"There are no two points so distant from one another that they cannot be connected by a single straight line -- and an infinite number of curves."

Composer Lawrence Dillon has produced an extensive body of work, from brief solo pieces to a full-length opera. Three disks of his music are due out in 2010 on the Bridge, Albany and Naxos labels. In the past year, he has had commissions from the Emerson String Quartet, the Cassatt String Quartet, the Mansfield Symphony, the Boise Philharmonic, the Salt Lake City Symphony, the Ravinia Festival, the Daedalus String Quartet, the Kenan Institute for the Arts, the University of Utah and the Idyllwild Symphony Orchestra.

Although he lost 50% of his hearing in a childhood illness, Dillon began composing as soon as he started piano lessons at the age of seven. In 1985, he became the youngest composer to earn a doctorate at The Juilliard School, and was shortly thereafter appointed to the Juilliard faculty. Dillon is now Composer in Residence at the University of North Carolina School of the Arts, where he has served as Music Director of the Contemporary Ensemble, Assistant Dean of Performance, and Interim Dean of the School of Music. He was the Featured American Composer in the February 2006 issue of Chamber Music magazine.

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Tuesday, June 07, 2005

Last month’s survey by the Music Critics Association of North America reported that composers aren’t breaking new ground these days. What does that mean? From a journalist’s point of view, “breaking ground” means novelty, which translates into things that are easy to write about. Putting an unusual sound source on the stage, incorporating new technology or theatrics into performance, even using a catchy or provocative title: these are the things that journalists can grab onto, hooks that make writing a feature or a review on a tight deadline a bit more manageable. None of these things are inherently good or bad, or even inherently new or old, but they can be perceived as newsworthy.

That’s the superficial meaning of “groundbreaking,” but what of the more significant kinds of innovation? Is it true that composers are just rehashing -- or to use a very unfashionable word, developing -- what’s been done before?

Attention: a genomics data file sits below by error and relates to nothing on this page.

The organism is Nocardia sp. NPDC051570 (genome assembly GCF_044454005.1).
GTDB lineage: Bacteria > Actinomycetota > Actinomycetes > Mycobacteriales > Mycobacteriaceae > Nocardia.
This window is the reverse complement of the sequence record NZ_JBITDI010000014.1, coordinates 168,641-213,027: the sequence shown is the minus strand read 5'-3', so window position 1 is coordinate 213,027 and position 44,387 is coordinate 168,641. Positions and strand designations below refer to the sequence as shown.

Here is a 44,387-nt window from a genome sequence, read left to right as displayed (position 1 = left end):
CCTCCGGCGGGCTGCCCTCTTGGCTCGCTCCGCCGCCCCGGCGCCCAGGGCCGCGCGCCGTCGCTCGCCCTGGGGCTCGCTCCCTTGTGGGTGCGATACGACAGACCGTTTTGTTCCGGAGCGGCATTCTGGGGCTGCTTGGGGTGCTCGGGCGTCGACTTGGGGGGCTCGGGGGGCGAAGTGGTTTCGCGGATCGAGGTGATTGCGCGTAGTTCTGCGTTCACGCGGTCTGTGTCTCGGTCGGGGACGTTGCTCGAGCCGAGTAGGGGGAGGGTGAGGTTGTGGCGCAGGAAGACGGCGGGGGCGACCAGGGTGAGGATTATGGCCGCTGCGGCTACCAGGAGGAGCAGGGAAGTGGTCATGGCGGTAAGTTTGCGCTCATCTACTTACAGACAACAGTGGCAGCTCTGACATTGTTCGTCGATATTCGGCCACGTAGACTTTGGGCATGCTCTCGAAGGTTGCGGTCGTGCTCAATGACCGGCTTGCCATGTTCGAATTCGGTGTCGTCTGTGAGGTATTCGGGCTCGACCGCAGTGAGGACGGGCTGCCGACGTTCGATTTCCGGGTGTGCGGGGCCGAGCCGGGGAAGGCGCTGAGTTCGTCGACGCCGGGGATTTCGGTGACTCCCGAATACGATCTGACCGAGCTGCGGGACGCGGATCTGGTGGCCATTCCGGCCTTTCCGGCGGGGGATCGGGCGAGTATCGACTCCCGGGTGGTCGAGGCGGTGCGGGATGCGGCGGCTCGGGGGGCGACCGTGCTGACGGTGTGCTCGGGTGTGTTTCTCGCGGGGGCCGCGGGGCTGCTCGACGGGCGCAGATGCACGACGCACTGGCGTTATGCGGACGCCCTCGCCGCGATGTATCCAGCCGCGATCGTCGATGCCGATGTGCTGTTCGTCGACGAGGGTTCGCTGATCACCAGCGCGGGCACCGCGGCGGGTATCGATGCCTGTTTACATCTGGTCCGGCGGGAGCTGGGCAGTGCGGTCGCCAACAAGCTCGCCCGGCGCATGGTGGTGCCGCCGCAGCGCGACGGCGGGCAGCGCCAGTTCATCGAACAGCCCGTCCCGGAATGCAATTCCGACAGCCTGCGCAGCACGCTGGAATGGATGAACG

That would be a very sad situation, wouldn’t it?

Or would it?

What does the word “groundbreaking” really mean? Everywhere I look, I see broken ground. I see peaceful meadows, teeming forests and weedy lots dug up the name of progress and growth. Growth and progress can be wonderful things, but too often they just serve as a euphemisms for greed and boredom. Ground sometimes gets torn up just to give people’s lives meaning, to mark territory, or to make room for more expensive, expansive automobiles.

These days, I find myself wanting to repair some of the ground that’s been broken, to write music that connects the dots, rather than ever more distantly scattering them. I take special pride in pieces that don’t wear their innovations on their sleeves, music that doesn’t hit you over the head with its newness. I like a piece whose novelty only becomes apparent when you try to peg it on an earlier generation and find it just doesn’t fit.

The perception that great art must be groundbreaking reminds me of the “be fruitful and multiply” dictum from the Bible. Fine, as long as there was a danger of population extinction, and there were adequate resources in the earth to feed expanding generations. At this point, it would appear that there are enough people on this planet that the best chance we have for extinction is self-destruction, so I’m for population maintenance, not growth.

In the same vein, I think we’ve broken enough ground for the time being -- physically, culturally and metaphorically -- to satisfy even the most severe cases of attention-deficit disorder. There is a place now in our world for composers, for artists, who can reconnect us with one another, with the past and the future -- with solid ground.

Mind you, I don’t believe for a minute that there is nothing new to be done. There are so many possibilities, it’s nauseating.

I just feel that novelty is overrated. If we think like journalists, then newness is everything. If we think like artists, then truth is everything, and truth is one of the oldest things going. And it’s one of the few things that hasn’t lost any value over the years.

So if I end up breaking any ground, I’m going to make sure I’m not just marking my territory. If I break new ground, I hope it will be because I have something healthy to plant.